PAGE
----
Today, South Korea is at the forefront of the debate about what constitutes the demarcation between an emerging and a developed market. Two major index providers, FTSE and MSCI, each champion one side of the argument. Below, we outline the basic tenets of each position and then discuss the ultimate considerations for investors.
Investors who utilize strategies designed to track the performance of the FTSE Emerging Markets Index (FTSE EM) are missing exposure to Korea, which constituted approximately 16% of the MSCI Emerging Markets Index (MSCI EM) as of September 30, 2013. We discuss why those tracking the FTSE EM may want to include additional South Korean equity exposure on a stand-alone basis to reduce potential differences in performance compared to the MSCI EM.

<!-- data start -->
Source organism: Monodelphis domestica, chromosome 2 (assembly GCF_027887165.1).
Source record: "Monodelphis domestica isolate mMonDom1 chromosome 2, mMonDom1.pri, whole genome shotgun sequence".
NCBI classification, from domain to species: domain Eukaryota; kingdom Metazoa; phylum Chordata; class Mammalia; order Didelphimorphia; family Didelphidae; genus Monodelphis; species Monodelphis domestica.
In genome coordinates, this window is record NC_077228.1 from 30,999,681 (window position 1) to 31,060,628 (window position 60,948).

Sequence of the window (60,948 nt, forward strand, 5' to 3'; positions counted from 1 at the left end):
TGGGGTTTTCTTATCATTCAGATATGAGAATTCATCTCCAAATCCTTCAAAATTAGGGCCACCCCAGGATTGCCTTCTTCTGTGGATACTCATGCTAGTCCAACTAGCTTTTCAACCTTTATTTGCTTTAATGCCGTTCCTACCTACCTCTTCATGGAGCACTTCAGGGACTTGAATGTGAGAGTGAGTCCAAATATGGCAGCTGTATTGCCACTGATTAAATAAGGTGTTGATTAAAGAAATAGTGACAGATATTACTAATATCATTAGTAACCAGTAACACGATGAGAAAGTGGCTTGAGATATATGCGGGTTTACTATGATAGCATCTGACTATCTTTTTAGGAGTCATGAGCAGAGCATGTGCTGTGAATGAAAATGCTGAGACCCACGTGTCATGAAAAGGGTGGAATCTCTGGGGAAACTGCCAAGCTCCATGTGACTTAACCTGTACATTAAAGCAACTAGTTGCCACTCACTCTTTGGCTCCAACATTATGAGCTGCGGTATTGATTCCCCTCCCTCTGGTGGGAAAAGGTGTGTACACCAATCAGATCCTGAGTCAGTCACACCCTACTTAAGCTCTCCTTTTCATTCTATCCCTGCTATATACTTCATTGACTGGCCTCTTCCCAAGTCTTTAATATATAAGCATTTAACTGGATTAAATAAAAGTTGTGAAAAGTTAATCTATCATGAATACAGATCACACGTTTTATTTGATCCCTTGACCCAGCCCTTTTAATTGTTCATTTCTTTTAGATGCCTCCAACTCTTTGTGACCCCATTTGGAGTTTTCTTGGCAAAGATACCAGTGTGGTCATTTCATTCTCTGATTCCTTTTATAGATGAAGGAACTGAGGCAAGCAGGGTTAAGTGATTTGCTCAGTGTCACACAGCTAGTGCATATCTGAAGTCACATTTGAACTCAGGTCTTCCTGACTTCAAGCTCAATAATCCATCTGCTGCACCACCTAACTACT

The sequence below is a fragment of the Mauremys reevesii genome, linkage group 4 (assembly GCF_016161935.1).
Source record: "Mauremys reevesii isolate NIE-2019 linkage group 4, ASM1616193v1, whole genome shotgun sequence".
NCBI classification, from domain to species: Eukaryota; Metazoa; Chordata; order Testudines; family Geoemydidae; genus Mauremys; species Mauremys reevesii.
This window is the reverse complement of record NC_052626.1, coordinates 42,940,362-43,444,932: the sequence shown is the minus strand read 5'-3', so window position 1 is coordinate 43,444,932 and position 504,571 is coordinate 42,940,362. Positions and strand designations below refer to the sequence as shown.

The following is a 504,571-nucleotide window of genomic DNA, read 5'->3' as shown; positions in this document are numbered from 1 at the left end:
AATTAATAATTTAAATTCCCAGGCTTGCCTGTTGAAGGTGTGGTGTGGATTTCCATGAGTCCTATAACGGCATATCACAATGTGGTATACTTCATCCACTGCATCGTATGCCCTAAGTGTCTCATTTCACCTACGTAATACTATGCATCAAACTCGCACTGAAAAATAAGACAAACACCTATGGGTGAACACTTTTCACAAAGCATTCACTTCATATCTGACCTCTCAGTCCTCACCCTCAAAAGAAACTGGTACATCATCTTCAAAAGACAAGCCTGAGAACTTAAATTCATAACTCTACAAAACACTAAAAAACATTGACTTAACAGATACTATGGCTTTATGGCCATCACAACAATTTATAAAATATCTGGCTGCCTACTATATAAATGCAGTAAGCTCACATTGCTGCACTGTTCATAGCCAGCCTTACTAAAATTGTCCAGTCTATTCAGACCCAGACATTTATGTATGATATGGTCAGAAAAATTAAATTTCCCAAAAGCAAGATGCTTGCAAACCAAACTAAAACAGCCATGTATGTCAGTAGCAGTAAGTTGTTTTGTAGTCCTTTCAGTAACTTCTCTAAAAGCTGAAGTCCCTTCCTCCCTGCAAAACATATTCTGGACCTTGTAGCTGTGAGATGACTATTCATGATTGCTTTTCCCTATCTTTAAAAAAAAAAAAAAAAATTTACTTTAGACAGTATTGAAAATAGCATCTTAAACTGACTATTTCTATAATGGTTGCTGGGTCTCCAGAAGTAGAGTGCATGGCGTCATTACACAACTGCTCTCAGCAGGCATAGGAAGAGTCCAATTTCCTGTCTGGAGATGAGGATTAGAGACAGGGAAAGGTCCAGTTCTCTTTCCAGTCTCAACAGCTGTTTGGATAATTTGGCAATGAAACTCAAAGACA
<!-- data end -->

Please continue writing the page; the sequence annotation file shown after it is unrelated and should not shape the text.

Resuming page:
FTSE’s Upgrade of South Korea in 2009
At the September 2009 meeting of FTSE’s Policy Group it became official that South Korea was to be upgraded from emerging market to developed market status. The principal reasons of the decision involved:
• Size of Economy: South Korea is the 15th-largest economy measured by gross domestic product (GDP).
• Trade: South Korea is the 7th-largest exporter and the 10th-largest importer in the world.1
• Market Size: South Korea is the 13th-largest stock market in the world and the 3rd-largest in the Pacific Rim (behind Japan and Australia).2
Thus, the size of South Korea’s equity market, along with the scale of its economic development, outweighed any other considerations that FTSE may have had in terms of coming to its decision.